Aryl Organometallic Compounds of Ruthenium and Osmium

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dc.contributor.advisor Roper, Warren en
dc.contributor.advisor Wright, James en Clark, Alex M. en 2007-06-29T02:58:35Z en 2007-06-29T02:58:35Z en 1999 en
dc.identifier THESIS 00-146 en
dc.identifier.citation Thesis (PhD--Chemistry)--University of Auckland, 1999 en
dc.identifier.uri en
dc.description Full text is available to authenticated members of The University of Auckland only. en
dc.description.abstract A variety of aryl organometallic species of the form M(Ar)Cl(CO)(PPh3)2 where Ar is a σ-bound aryl ligand and M is Ru or Os, have been prepared by transmetallation. The metal hydrides MHCl(CO)(PPh3)3 were reacted with the appropriate mercury reagents of the form Ar2Hg. Aryl groups transferred by this method include simple hydrocarbons (I-naphthyl [Nap]) and multiaromatic ligands with chelating functional (8-quinolyl [Qn], 2-(2’-pyridyl)phenyl [Phpy], 2-(1:2’-pyridyl)naphthyl [Nppy], 2-(2’-quinolyl)phenyl [Phqn] and 2-(2’-(3’-phenyl)quinoxalyl)phenyl [Dpqx]). Although all complexes possess the same general composition M(Ar)Cl(CO)(PPh3)2, a stark contrast in properties and reactivity was observed between those aryl groups with and those without an internal chelating functional group. Complexes with the ligands Qn, Phpy, Nppy, Phqn and Dpqx were found to be robust 6-coordinate, 18 electron species. By contrast, complexes with the ligand Nap were 5-coordinate, 16 electron species which were prone to loss of the organic ligand unless derivatised. Many derivatives of the species M(Ar)Cl(CO)(PPh3)2 were prepared by changing the ligands at the metal centre. For the coordinatively unsaturated compounds M(Nap)Cl(CO)(PPh3)2 metal-centred derivatisation reactions were facile. Carbonylation of the ruthenium compound caused migratory insertion to form the dihapto acyl species. Ru(η2-C[O]-Nap)Cl(CO)(PPh3)2, whereas for the osmium analogue the dicarbonyl species, Os(Nap)Cl(CO)(PPh3)2, was formed. For the complexes of chelating ligands, it was necessary to first form a cation by removing the chloro ligand with a suitable silver salt, after which derivatisations could be achieved, including carbonylation, halide interchange and addition of potentially bidentate ligands. When dimethyldithiocarbamate was introduced, strong competition for chelating space resulted. Complexes of the Qn ligand gave rise to species whereby the 4-membered organometallic chelate ring was detached in order to make room in the coordination sphere. Complexes of Phpy, Nppy, Phqn and Dpqx all preferentially lost a phosphine in order that two ligands could form bidentate chelate rings. Carbonylation of coordinatively saturated species was only possible in the case of Ru(η2-Qn)Cl(CO)(PPh3)2, whereby migratory insertion occurred to expand the 4-membered ring to 5-membered, featuring an acyl unit. While complexes M(Nap)Cl(CO)(PPh3)2 were poor substrates for electrophilic aromatic substitution due to the easily severed metal-carbon bond, all complexes of Phpy, Nppy, Phqn and Dpqx were sufficiently robust for quite severe reaction conditions. Of the Qn ligand, only the osmium compound was found to be sufficiently robust to be useful. A variety of these substrates were brominated, iodinated, nitrated, sulfonated, formylated and chloromethylated, under unusually mild conditions. Not only did the aromatic rings of the ligands behave as if significantly activated, but the functionalisation reactions were found to be totally specific in their regiochemistry. For the ligands Qn, Phpy, Phqn and Dpqx, the first site of substitution occurred invariably in the ring position directly para to the metal-carbon bond. Only rarely did conditions permit a second substitution, which occurred in the ortho position on the same ring, undoubtedly less favourable due to the large steric bulk of the metal moiety. The ring systems not directly attached to the metal were not electronically activated, and no substitution was observed at these positions, except in the unusual case of sulfonation of Os(η2-Phqn)Cl(CO)(PPh3)2 where the 8'- position was also substituted. An unusual substitution pattern was observed when Os(η2-Nppy)Cl(CO)(PPh3)2 was nitrated, for no position para to the metal-carbon bond is available, and instead the activating effect was found to be spread throughout the naphthyl moiety. Most of the newly functionalised compounds were highly suitable for further reactions. Reaction of the brominated substrates with BuLi allowed subsequent introduction of –CHO, -C[O]Me, -Bu, -SnBu3,-Hg and –CO2H functional groups. Reduction of the mononitrated compound Os(η2-Qn-5-NO2)Cl(CO)(PPh3)2 gave the corresponding amine. Palladium catalysed cross-coupling of an iodinated substrate was carried out, imparting a-C≡C-Ph functional group were good substrates for further reactions, and reacted predictably with sodium borohydride, and with a Wittig reagent, to produce a primary alcohol, and an alkene, repectively. Os(η2-Qn-5-CHO)Cl(CO)(PPh3)2 was successfully tethered to a buckminsterfullerene, with the former-aldehyde functional group becoming part of a 5-membered pyrrolidine ring, via a condensation/decarboxylation reaction with sarcosine and C60 Os(η2-Phpy-4-CHO)Cl(CO)(PPh3)2 was reacted with di(4-methyl-3-propyl-2-pyrrolyl)methane to form novel organometallic porphyrin. Demetallation of Ru(η2-Phpy-4-Br)Cl(CO)(PPh3)2 was carried out in order to examine the possibility of using the functionalisation reactions as synthons for organic synthesis. The chemistry of complexes M(Th)Cl(CO)(PPh3)2(M = Ru, Os; Th = 2-thienyl)was reinvestigated, and a variant with a chelated ligand, M(η2-Thf)Cl(CO)(PPh3)2(M = Ru, Os; Th = 2-formyl-3-thienyl), was prepared. No functionalisation reactions of these complexes were successful, however. The chemistry of complexes of the form M(η2-Php)Cl(CO)(PPh3)2(M = Ru, Os; Php = o-C6H4PPh2)was also reinvestigated, and several new derivatives were prepared. Some work was done toward attempting to introduce the N,N-dimethylimidazol-2-ylidene carbene ligand to ruthenium and osmium via a mercury reagent. Only the mercury compound was successfully characterised. en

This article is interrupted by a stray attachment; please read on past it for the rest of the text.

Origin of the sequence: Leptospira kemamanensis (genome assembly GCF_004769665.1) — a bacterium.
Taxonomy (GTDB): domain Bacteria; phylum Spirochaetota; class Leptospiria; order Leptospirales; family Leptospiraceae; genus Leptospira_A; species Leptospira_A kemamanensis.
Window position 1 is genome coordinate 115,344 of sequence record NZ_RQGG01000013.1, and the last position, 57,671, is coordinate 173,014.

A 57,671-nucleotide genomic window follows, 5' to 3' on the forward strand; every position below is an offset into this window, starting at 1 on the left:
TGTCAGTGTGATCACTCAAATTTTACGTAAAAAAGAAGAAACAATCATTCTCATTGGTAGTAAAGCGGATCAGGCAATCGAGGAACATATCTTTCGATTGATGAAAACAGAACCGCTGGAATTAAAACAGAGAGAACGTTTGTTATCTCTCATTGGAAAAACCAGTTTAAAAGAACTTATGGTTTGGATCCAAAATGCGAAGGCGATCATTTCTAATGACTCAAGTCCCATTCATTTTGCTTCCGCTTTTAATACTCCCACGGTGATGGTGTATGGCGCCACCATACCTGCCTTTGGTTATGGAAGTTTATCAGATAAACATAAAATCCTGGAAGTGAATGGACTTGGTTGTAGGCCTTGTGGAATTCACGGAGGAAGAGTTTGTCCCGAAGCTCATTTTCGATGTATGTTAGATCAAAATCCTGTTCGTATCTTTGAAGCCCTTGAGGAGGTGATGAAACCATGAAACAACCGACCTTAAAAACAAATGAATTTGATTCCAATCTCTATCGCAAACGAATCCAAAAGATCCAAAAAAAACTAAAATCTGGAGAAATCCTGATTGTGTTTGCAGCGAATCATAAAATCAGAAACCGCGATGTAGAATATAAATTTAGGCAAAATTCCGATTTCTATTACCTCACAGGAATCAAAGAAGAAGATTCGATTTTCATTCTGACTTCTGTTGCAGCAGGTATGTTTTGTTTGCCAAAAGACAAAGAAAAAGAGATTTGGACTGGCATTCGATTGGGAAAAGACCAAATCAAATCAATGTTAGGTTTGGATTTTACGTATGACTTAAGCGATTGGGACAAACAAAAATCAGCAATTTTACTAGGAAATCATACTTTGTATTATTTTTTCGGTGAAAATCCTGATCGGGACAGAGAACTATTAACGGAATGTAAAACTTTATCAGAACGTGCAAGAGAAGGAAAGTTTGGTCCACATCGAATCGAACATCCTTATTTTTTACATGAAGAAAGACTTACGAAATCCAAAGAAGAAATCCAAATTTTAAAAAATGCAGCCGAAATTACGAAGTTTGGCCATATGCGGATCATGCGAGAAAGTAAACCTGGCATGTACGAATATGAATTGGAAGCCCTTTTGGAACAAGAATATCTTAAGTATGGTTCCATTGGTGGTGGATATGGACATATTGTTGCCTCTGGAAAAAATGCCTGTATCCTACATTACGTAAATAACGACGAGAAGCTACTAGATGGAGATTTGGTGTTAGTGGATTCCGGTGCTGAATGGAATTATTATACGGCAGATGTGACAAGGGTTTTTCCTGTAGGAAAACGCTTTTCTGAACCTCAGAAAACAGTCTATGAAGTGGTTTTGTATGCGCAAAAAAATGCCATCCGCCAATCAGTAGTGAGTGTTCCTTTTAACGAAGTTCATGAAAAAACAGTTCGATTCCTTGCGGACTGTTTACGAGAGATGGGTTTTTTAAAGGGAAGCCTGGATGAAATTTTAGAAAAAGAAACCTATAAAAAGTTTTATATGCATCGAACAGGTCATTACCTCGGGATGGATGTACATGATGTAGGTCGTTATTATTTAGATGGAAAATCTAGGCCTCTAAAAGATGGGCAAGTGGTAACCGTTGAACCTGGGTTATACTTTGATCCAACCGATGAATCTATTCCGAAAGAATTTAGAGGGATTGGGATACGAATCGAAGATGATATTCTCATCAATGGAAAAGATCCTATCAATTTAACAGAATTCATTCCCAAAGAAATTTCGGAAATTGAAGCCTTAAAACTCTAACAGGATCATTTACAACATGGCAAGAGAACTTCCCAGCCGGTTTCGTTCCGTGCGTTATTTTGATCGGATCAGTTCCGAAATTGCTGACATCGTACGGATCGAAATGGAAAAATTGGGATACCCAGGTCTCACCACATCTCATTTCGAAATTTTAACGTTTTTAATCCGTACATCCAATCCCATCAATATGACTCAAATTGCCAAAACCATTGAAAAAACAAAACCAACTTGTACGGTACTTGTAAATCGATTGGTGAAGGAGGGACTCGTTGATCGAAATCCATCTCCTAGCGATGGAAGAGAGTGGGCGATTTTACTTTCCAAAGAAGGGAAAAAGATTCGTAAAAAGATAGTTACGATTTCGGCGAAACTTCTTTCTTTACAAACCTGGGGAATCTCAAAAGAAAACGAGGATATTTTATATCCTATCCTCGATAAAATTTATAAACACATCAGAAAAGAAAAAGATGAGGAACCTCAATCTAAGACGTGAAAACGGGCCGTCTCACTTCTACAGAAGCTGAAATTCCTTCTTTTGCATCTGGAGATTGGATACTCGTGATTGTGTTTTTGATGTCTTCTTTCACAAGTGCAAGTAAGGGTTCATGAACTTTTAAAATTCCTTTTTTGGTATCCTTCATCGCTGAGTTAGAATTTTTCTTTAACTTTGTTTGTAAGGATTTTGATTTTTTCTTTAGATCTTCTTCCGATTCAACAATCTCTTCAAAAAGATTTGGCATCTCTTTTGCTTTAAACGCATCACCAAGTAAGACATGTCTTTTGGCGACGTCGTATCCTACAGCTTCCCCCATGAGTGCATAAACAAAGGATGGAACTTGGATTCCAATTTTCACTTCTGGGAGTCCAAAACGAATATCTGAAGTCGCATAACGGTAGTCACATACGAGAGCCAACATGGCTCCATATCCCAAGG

dc.language.iso en en
dc.publisher ResearchSpace@Auckland en
dc.relation.ispartof PhD Thesis - University of Auckland en
dc.relation.isreferencedby UoA9990211414002091 en
dc.rights Restricted Item. Available to authenticated members of The University of Auckland. en
dc.rights Items in ResearchSpace are protected by copyright, with all rights reserved, unless otherwise indicated. en
dc.rights.uri en
dc.title Aryl Organometallic Compounds of Ruthenium and Osmium en
dc.type Thesis en Chemistry en The University of Auckland en Doctoral en PhD en
dc.rights.holder Copyright: The author en